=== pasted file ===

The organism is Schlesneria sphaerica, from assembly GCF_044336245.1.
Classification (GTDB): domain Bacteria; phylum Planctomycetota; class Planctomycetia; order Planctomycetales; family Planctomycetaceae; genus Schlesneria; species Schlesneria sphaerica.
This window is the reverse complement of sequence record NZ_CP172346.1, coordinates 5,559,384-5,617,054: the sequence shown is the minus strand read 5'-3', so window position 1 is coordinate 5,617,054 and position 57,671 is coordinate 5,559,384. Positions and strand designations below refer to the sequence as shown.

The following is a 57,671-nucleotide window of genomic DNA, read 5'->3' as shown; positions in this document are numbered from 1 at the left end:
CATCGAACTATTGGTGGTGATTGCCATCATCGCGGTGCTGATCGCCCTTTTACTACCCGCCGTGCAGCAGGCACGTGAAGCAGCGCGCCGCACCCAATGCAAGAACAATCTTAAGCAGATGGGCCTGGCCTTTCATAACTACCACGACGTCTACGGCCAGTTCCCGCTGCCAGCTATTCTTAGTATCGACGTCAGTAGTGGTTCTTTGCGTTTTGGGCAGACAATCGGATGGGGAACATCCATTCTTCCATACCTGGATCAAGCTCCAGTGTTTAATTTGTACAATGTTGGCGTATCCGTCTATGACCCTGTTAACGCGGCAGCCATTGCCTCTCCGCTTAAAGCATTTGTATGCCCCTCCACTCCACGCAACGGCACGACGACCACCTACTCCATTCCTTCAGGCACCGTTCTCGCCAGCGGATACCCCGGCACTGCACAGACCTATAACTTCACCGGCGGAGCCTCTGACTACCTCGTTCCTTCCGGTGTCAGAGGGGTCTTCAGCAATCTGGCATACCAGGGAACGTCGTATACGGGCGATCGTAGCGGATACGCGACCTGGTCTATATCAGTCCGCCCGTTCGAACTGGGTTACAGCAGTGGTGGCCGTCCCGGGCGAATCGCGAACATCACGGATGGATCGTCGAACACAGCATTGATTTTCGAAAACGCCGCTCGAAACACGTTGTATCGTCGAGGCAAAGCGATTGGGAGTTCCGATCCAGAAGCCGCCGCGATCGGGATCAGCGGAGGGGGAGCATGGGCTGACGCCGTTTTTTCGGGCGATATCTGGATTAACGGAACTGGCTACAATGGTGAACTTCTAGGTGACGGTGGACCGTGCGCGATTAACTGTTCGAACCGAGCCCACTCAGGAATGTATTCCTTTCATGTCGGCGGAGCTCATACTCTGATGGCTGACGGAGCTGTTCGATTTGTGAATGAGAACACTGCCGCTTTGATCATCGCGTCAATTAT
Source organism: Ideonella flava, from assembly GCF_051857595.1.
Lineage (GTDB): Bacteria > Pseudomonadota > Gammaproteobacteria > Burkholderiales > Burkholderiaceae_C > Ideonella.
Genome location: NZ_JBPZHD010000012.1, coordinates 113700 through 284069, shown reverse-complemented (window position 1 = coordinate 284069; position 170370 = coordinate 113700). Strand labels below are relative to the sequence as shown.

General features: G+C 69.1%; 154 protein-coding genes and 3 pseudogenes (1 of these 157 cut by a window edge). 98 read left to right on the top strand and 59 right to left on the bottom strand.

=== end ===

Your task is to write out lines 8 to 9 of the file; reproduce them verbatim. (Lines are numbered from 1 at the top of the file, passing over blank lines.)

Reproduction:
Genome location: NZ_JBPZHD010000012.1, coordinates 113700 through 284069, shown reverse-complemented (window position 1 = coordinate 284069; position 170370 = coordinate 113700). Strand labels below are relative to the sequence as shown.

General features: G+C 69.1%; 154 protein-coding genes and 3 pseudogenes (1 of these 157 cut by a window edge). 98 read left to right on the top strand and 59 right to left on the bottom strand.